17th and Clayton from the West(www.SocketSite.com)
And speaking of exteriors, the scaffolding is down on the four new copper (and wood) clad condos rising at 17th and Clayton (4588-4598 17th Street to be exact).
17th and Clayton Detail (www.SocketSite.com)
The four townhomes (designed by Leavitt Architecture) will range from ~1,550 to ~1,850 square feet, will each feature three bedrooms (and either three or three and one half baths), and should be completed as early as February (2008).
17th and Clayton from the East (www.SocketSite.com)
We’ll keep you posted (and plugged-in) as to the prices (once they’ve been set). And no, we didn’t Photoshop the sky.

60 thoughts on “Copper (And Wood) Clad And Coming Semi-Soon At 17th And Clayton”
  1. I’ve been watching this building go up, and I just love it. It was worth waiting all these years with that ugly vacant lot!

  2. That’s one of the most stunning and beautiful buildings I’ve seen in a long time, and I think it will be equally beautiful as the copper oxidizes.
    It can’t have been cheap, I think the price of copper has increased dramatically in the past couple of years.

  3. Yeh, it’s a real shame about the location at that junction (will make for fun getting in and out of those garages as well) because this is a really nice looking development.

  4. The residents should electrify that exterior to keep thieves’ hands off!
    At $7k per ton, a copper facade has got to be seriously expensive! (Although its not much compared to the price of those townhouses).
    Do they solder it together? Is that building RoHS compliant 😉

  5. i’m surprised it hasn’t been stolen already. probably since they just finally uncovered it. i give it 2, maybe 3 weeks tops before someone tries.

  6. ANy guesses on price.
    For this neighborhood, I’m guessing $550/sq ft or
    $850,000 for the 1550 sq ft place and
    $1M for the 1850 sq ft place
    but i guess there is a premium for new construction and copper (if it doesn’t get stolen),
    so probably around $950,000 for the 1550 sq ft place and $1.15M for the 1850sq ft place.

  7. Used to live on the hill right behind these. The wind & fog is intense and quite cold for a chunk of the year. That copper will blind drivers coming up 17th from Cole Valley in the evening, too. Greeaaaat….
    Speaking of copper, have we turned into a 3rd world country all of the sudden? Did anyone see the article about folks in Cleveland ripping aluminum siding off of houses in foreclosureland? The folks in these copper-clad homes really will need to keep an eye out.

  8. Very cool, very striking. With the oxidation it will have some great character. Much more so than the water stains on the battleship gray concrete or the faded horizontal wood planking you see everywhere.

    Key question … Will it blend?

  9. Wow, just add some off-the-shelf thin gauge copper paneling on a mediocre design featuring ooh-isn’t-that-original curving bay windows, and everyone is swooning over it — typical SF. And no, this copper is not soldered, is not that difficult to install, and frankly not THAT expensive.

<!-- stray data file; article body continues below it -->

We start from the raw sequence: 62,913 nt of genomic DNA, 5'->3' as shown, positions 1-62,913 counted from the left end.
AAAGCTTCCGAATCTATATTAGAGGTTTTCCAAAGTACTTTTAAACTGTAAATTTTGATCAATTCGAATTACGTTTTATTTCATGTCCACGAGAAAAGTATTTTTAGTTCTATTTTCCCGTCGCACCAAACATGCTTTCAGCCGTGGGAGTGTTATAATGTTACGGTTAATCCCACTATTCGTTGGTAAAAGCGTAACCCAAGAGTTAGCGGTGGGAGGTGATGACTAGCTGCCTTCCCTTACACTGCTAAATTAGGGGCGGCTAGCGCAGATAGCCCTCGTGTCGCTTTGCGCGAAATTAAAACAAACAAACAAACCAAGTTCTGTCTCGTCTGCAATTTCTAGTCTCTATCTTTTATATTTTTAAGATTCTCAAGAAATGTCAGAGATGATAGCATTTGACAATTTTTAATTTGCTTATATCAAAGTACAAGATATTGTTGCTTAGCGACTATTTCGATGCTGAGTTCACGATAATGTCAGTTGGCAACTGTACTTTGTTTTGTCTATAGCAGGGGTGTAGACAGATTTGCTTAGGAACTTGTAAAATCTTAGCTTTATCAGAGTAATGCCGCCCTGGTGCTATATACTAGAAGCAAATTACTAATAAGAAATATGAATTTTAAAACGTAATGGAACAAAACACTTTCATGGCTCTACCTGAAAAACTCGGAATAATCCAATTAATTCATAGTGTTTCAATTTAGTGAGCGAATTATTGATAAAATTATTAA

An application of copper that is in fact not even that much more expensive (because of each panel’s uniqueness being done via a digitally-driven punching and dimpling process), is the DeYoung’s — but whatever the price difference its is more than offset by the infinitely more original and beautiful results.
    Now there’s an idea: why can’t the skin of an SF developer project be as daring and stunning as that? It just takes some vision and a great architect — a combination this city has pulled off probably less than ten times in the last thirty or so years.

  10. Why? Because residential design is always five to 10 years behind the curve. Just look at what’s “nice” in kitchens. It isn’t “nice” unless there are granite countertops. It isn’t “nice” unless there are stainless steel appliancs. Boring. You cannot compare govenment initiatives with major bucks behind open bidding by world renowned architects to residential construction. It’s (road) apples to truffles.

  11. Basically, it takes a true visionary to come up with something innovative and yet still sell it, contemporarily. The system does not place true visionaries within residential.

  12. i’m gonna have to side with citicritter. this project is the epitome of banality often found in san francisco. most often because people feel compelled to create ‘bay windows’ because it is so san francisco. and what better way to make the bay interesting than to slap on a different material. wouldn’t have been so bad if at least the detailing of the copper was better. can you say oil canning? the copper looks awful and is only going to get worse.

  13. Wow look at those authoritative, impressive garages! Car central.
    I know I’m supposed to love the building, but between the wood, copper, vertical lines, horizontal windows, Vic derivative facade — I’m feeling dizzy, jittery — wonder if simply too much is going on — look ma no hands! And on a prominent, uniquely positioned lot – with sensational topography, winds, & wonderful only-in-SF lopsided perspectives — wouldn’t something that doesn’t try as hard in fact be more successful? Bit I hope less isn’t more and it’ll grow on me.

  14. Wow look at those authoritative, impressive garages!
    Garages with temporary plywood barriers in place of their doors. You’re evaluating their visual effect, now?
    An application of copper that is in fact not even that much more expensive (because of each panel’s uniqueness being done via a digitally-driven punching and dimpling process), is the DeYoung’s
    Heaven forbid that function should supercede form, but I think most folks planning to live in those units will prefer unattrited sunlight, and windows that open. Blocking natural light with metal mesh will soon seem incredibly dated, and foolish.
    (disclaimer: I’m not going to be living in these units, but… geesh)